The reason why we tweaked the scheme is because we’ve grown, and there are now more practice areas on the transactional side. Previously, we had one year in disputes and one year in transactional, but now that’s a bit skewed because there are more transactional practice areas. We are moving to a four-seat system: finance in corporate; investment management; energy and shipping; and contentious. Transactional is varied from transactional shipping to corporate to venture capital to hedge funds, and you couldn’t really do that in one seat. It’s probably not a good idea for a trainee to do a crazy variation of work in one seat. The principle is still the same, so it’s still pretty flexible. The trainee will be moving around the open-plan floor, and if you’ve got a piece of work that’s still going on, you will get to finish it. It’s not as if you head off to a different department and nobody is going to be able to call you up.
CS: How much do you look to connect trainees with practices overseas, the U.S. offices and HQ?
WC: Each of our practice areas in London are part of a firmwide section. For example, in my section, we are part of energy disputes lawyers, and the section head is in Houston. We have section meetings which the trainees attend, and heads of the sections come over and get to meet the trainees. The extent to which you work with the U.S. varies seat to seat. In disputes, not so much. On the deal side, there’s much more of an integration in the actual doing of the work, particularly for finance on the day-to-day transactional side. When they qualify, one of the first things they do is go over to the U.S. and join the U.S. graduate training event, which gets them to meet other lawyers over there. To understand the firm, you need to have dealings with the other offices – in particular the Dallas office, because then it all makes sense! You understand the corporate culture and put faces to names.
CS: What sort of person thrives at the firm? How can a candidate really impress at interview?
WC: We don’t just add up the A’s and say, “These are the people we want.” We’re looking for people who are good, raw material. We’re looking for people who will interact with their peers, the people they work with, and their clients. Because we’re fairly flexible in the way we operate, they will get a lot of responsibility if they’re up to it. We’re looking for trainees with initiative.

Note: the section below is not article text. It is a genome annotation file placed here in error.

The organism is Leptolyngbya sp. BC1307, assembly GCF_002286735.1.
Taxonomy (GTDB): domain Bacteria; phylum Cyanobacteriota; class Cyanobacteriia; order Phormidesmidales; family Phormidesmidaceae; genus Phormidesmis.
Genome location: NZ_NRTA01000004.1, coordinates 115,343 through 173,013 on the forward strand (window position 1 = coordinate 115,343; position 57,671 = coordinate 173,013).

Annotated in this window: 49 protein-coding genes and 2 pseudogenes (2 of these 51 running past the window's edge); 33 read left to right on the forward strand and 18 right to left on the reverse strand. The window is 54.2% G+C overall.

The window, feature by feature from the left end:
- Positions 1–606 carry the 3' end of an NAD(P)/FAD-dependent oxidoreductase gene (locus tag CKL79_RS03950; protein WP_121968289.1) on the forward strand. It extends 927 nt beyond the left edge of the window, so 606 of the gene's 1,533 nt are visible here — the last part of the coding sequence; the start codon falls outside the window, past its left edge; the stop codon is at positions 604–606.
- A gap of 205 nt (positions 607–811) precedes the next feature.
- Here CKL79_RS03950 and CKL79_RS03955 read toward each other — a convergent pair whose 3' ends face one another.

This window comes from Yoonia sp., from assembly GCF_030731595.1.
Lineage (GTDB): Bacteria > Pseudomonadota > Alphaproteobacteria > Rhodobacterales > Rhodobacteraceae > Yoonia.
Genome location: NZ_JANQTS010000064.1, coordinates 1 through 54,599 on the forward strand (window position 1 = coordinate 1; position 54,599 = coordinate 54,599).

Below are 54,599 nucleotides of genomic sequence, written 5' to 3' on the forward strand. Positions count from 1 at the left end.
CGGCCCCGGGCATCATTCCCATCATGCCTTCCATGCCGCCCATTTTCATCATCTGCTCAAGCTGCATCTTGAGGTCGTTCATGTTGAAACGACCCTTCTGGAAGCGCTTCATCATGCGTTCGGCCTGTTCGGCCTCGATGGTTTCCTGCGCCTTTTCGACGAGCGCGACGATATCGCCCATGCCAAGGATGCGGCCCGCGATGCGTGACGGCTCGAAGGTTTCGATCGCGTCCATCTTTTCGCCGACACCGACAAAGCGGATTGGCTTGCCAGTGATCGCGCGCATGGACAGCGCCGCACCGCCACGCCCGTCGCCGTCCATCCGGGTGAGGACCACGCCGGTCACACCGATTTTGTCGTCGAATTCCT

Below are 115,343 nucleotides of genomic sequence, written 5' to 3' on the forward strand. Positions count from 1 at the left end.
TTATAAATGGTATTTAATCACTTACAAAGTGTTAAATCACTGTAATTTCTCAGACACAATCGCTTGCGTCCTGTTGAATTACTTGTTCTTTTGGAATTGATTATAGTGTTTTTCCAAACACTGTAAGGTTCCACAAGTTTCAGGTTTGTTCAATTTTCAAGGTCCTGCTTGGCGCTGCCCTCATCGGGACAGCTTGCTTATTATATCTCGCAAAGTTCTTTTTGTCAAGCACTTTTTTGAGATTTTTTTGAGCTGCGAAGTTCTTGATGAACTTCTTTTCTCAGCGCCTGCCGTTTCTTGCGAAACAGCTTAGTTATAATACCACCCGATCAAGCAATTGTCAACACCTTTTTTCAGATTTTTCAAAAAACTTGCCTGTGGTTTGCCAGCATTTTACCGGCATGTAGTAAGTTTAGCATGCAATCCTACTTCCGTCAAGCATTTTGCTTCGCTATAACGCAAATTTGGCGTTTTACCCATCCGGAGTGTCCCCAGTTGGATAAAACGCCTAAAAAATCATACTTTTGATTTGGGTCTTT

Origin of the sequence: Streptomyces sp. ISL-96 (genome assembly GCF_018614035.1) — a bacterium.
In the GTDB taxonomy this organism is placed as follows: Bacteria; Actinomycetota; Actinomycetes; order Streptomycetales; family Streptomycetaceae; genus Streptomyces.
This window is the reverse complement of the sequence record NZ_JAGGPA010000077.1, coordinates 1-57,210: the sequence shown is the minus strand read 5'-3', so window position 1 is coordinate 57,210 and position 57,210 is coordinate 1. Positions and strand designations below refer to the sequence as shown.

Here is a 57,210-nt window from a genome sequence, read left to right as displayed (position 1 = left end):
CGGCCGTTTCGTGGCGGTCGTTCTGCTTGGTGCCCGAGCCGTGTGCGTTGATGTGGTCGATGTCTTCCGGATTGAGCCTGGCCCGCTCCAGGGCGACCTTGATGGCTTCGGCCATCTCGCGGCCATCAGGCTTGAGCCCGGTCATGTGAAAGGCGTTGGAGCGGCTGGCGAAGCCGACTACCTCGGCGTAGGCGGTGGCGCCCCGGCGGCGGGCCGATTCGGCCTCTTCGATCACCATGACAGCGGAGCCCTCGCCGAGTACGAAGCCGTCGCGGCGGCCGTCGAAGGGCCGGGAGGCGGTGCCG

CS: And finally, do you have any advice for those thinking about pursuing a career in law?
WC: Do it in a practice area that interests you! I have always done marine work, and I wanted to do that from the beginning. If you’re interested in the industry that you’re servicing, it makes a huge difference to how quickly you pick it up, how you can relate to your clients, how you can give legal advice that is commercial rather than just a legal answer that won’t help them. You need to understand their business.
Haynes and Boone, LLP
Assistant Solicitors: 18
Total Trainees: 7
Contact: Amanda Wright – 020 8734 2856
Method of application: Online application form
Selection procedure: Interview with two Partners and HR and a written task followed by an in-office assessment day
Closing date for 2024 and 2025: 18 June 2023
Training contracts p.a. - 2
Applications p.a. – 150+
% interviewed p.a. – 10%
Required degree grade 2:1
1st year - £46,000
2nd year - £50,000
Holiday entitlement - 25 days
Retention rate – 100%
Salary – undisclosed
Overseas offices: USA (16), Mexico, Shanghai
The London office of Haynes and Boone, LLP offers transactional and dispute resolution lawyers with deep industry knowledge and strong commercial sense. We have a client-first philosophy, defining success as providing exceptional value to our clients and making real, tangible, and often remarkable contributions to their businesses.
Main areas of work
Our core strengths are in energy, corporate, debt capital markets, investment management, finance, project finance, international dispute resolution and shipping.
Applicants should have a strong and consistent academic record and be on track for, or have obtained, a 2:1 degree as minimum.
We have a diverse group of attorneys but what stands out is their ability to work together as a team, be considerate and care for their colleagues.
Some of the most important attributes are to take on responsibility, have commercial awareness and have commitment, energy and spark. A sense of community and enthusiasm to participate is also beneficial.
Each contract will comprise one 12-month seat in the contentious (litigation/arbitration) group and a second 12-month seat in the non-contentious group. Trainees in those seats will work with different teams across the range of the firm's practice areas within the relevant group during each seat. Practical training will be given with plenty of support and feedback. You will be closely supervised and mentored by the training principal, and a partner mentor.
Private medical insurance, group income protection, group life assurance, group personal pension plan, gym subsidy, EAP, season ticket loan. Sponsorship & awards Full sponsorship of study (GDL/LPC and PGDL/SQE), annual maintenance grant of £10,000 per year of study.
This Firm's Rankings in
UK Guide, 2023
- Banking & Finance: Fund Finance (Band 2)
- Banking & Finance: Lenders: Lower Mid-Market (Band 2)
- Shipping (Band 3)